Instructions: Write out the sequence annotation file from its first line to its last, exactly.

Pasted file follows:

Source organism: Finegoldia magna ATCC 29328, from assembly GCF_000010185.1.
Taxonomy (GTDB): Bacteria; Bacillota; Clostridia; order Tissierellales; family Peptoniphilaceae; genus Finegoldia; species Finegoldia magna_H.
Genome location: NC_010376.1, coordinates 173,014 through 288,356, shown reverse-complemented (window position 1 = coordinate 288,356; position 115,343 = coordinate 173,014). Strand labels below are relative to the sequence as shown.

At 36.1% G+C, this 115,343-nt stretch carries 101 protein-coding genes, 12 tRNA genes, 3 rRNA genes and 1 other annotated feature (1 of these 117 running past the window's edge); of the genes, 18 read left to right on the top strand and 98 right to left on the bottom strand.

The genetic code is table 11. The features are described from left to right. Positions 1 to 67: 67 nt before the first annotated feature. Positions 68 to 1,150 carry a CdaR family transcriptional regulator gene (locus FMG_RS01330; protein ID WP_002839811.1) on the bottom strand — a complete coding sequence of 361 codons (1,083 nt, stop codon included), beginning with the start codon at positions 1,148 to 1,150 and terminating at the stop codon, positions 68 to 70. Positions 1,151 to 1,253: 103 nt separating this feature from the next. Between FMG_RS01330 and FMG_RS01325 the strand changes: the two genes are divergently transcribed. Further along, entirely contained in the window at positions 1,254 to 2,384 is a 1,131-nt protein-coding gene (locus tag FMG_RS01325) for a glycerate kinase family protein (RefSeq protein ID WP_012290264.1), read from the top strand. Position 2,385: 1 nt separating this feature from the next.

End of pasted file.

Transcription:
Source organism: Finegoldia magna ATCC 29328, from assembly GCF_000010185.1.
Taxonomy (GTDB): Bacteria; Bacillota; Clostridia; order Tissierellales; family Peptoniphilaceae; genus Finegoldia; species Finegoldia magna_H.
Genome location: NC_010376.1, coordinates 173,014 through 288,356, shown reverse-complemented (window position 1 = coordinate 288,356; position 115,343 = coordinate 173,014). Strand labels below are relative to the sequence as shown.

At 36.1% G+C, this 115,343-nt stretch carries 101 protein-coding genes, 12 tRNA genes, 3 rRNA genes and 1 other annotated feature (1 of these 117 running past the window's edge); of the genes, 18 read left to right on the top strand and 98 right to left on the bottom strand.

The genetic code is table 11. The features are described from left to right. Positions 1 to 67: 67 nt before the first annotated feature. Positions 68 to 1,150 carry a CdaR family transcriptional regulator gene (locus FMG_RS01330; protein ID WP_002839811.1) on the bottom strand — a complete coding sequence of 361 codons (1,083 nt, stop codon included), beginning with the start codon at positions 1,148 to 1,150 and terminating at the stop codon, positions 68 to 70. Positions 1,151 to 1,253: 103 nt separating this feature from the next. Between FMG_RS01330 and FMG_RS01325 the strand changes: the two genes are divergently transcribed. Further along, entirely contained in the window at positions 1,254 to 2,384 is a 1,131-nt protein-coding gene (locus tag FMG_RS01325) for a glycerate kinase family protein (RefSeq protein ID WP_012290264.1), read from the top strand. Position 2,385: 1 nt separating this feature from the next.